Four years after her father's mysterious disappearance, Meg (Storm Reid) discovers a rip in the fabric of time and space—the same one her dad (Chris Pine) stumbled through—and goes on a whirlwind adventure to bring him home.
About halfway through the film, Meg finds herself stranded on Camazotz, a planet shrouded in darkness that's holding her father hostage. Her magical companions, Mrs. Which (Oprah Winfrey), Mrs. Whatsit (Reese Witherspoon), and Mrs. Who (Mindy Kaling) can no longer accompany her, so they bestow gifts to help her on her journey.
"Meg, I give you your faults," says Mrs. Whatsit.
"My faults?" Meg cries.
"But I’m always trying to get rid of my faults!"
"Yes. However, I think you’ll find they’ll come in very handy on Camazotz."
That they do. Withdrawn, stubborn, angry, Meg believes she's not enough in the real world. Not quiet enough, not soft enough, not pretty enough, not good enough. But on Camazotz, a planet that thrives on everyone thinking just like everyone else, Meg's otherness is her advantage.
This is one of the many reasons why Ava DuVernay's big screen reimagination of author Madeleine L'Engle's 1962 classic A Wrinkle in Time is revolutionary.
The children's film has already shattered some of Hollywood's glass ceilings before its release. DuVernay, whose mission is to "feminize fantasy," is the first black woman to direct a film with a budget of over $100 million, and Wrinkle is one of a seldom few sci-fi films starring a woman of color; possibly even the only one centering a mixed race black girl.
Finally, children—especially young women—can see themselves in a blockbuster sci-fi movie. During a press conference, Mindy Kaling detailed her own tragic love affair with a genre that doesn't love her back. "I never saw any representation of a dark-skinned Indian woman, Indian girl, anybody, in anything that I saw," said Kaling. "And it’s a really peculiar thing when you grow up loving something that shows you no love back. It’s such a pure love because you’re not getting anything from it."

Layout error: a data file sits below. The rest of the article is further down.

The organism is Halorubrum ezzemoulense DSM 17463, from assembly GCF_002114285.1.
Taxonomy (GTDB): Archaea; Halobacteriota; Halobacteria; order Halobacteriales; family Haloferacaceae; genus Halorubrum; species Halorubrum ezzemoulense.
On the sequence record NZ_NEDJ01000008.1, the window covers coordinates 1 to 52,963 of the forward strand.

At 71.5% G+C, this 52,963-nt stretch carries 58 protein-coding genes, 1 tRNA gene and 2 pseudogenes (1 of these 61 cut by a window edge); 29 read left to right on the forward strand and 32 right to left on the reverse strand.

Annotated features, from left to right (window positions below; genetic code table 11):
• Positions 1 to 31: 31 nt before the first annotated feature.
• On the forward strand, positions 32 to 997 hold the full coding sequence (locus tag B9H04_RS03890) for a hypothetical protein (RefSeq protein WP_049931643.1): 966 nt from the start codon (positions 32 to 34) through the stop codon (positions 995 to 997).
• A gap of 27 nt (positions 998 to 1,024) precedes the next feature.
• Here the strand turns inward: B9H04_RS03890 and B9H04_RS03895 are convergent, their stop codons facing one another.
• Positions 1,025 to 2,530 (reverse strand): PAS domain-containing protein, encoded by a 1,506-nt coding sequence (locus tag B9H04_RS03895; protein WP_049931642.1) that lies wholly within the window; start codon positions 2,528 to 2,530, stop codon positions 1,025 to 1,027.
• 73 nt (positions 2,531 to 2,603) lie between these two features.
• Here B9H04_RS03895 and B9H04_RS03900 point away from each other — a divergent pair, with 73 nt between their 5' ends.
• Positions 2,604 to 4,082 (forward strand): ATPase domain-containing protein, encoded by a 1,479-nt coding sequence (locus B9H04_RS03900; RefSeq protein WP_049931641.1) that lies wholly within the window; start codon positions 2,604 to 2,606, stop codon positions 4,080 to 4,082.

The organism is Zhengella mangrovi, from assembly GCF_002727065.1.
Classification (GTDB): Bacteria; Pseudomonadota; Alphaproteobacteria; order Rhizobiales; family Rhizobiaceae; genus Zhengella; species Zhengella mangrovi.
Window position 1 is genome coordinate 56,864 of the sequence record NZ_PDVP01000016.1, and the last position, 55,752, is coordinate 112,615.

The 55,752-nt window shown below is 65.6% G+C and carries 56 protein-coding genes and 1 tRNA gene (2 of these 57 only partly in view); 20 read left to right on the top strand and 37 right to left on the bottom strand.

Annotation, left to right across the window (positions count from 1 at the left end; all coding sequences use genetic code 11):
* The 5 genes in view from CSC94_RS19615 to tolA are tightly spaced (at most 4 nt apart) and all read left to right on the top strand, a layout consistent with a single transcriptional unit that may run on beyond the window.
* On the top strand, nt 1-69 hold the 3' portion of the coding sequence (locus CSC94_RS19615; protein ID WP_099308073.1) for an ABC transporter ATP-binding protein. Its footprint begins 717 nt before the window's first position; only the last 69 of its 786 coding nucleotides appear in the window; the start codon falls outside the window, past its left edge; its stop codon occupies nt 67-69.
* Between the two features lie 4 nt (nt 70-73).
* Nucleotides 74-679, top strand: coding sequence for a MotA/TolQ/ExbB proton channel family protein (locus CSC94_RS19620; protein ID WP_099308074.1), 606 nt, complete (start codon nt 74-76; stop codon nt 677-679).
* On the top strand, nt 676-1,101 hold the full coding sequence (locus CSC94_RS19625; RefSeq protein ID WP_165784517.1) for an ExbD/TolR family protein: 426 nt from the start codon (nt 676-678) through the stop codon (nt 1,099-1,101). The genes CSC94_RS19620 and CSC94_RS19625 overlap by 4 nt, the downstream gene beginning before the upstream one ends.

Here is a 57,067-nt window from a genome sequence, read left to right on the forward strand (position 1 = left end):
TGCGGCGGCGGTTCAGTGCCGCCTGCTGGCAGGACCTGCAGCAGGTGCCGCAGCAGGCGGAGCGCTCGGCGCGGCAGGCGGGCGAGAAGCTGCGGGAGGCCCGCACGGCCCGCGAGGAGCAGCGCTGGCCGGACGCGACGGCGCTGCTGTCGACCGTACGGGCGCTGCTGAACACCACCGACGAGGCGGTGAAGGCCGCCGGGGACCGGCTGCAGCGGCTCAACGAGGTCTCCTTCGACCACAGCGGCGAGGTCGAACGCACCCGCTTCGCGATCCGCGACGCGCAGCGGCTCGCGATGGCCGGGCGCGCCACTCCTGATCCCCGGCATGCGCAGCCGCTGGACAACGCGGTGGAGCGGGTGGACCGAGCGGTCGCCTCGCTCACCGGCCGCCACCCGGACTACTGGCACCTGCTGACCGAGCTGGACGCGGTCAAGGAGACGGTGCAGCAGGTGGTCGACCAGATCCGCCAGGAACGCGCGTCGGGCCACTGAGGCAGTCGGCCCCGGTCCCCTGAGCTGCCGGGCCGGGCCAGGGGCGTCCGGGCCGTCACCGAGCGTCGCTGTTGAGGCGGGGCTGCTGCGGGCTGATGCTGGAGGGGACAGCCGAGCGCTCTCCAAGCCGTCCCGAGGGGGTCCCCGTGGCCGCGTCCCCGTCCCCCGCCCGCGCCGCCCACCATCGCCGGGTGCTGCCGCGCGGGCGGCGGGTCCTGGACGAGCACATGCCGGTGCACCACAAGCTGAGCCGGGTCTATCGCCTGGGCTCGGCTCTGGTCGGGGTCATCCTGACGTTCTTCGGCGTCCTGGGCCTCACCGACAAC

Kaling added, "To be part of this, and to be on a green screen stage in harnesses because you’re doing a science fiction fantasy movie, it’s so fun because I finally feel welcomed with open arms to something that has ignored me completely."
While A Wrinkle in Time is a tale of intergalactic proportions; its heart is what makes it truly empowering. When Meg and her jock love interest Calvin (Levi Miller) get separated from her younger brother Charles Wallace (Deric McCabe), the earth begins to violently erupt beneath them. They run, but quickly realized they're trapped.
Meg's days of studying physics alone in her room help her figure out an escape route and shouts her plan to Calvin mid-chase. Calvin, who'd rather try to outrun the threat, is skeptical at best, but Meg stands firm. "Do you trust me?" she yells over the world falling down around her.
And he does. It's a brief moment, but how many times in fantasy cinema can you recall a boy following a girl's lead?
DuVernay discussed how monumental this movie was for girls, but also how vital it could be for young boys as well. "This is something for boys too. Boys need to be able to see themselves be vulnerable and themselves be able to follow a girl and just not always have to be macho."
Co-star Zach Galifianakis agreed, "I think it’s good because it’s nice for young boys, young men even, to see that it is okay to have a sensitive side of you." He added, "I think when young boys in this climate, they are seen as sensitive, they’re made fun of. But that doesn’t mean they’re not—it means they’re stronger to me."
Allowing children to see powerful heroes that are female, or nerdy, or angry, or black, or white, or mixed, or soft-spoken, or stubborn, or all of the above, shows us that our "flaws" are not only what make us special, but empower us to do something that's never been done before. And what's more magical than that?
A Wrinkle in Time is in theaters everywhere today. Watch the trailer below!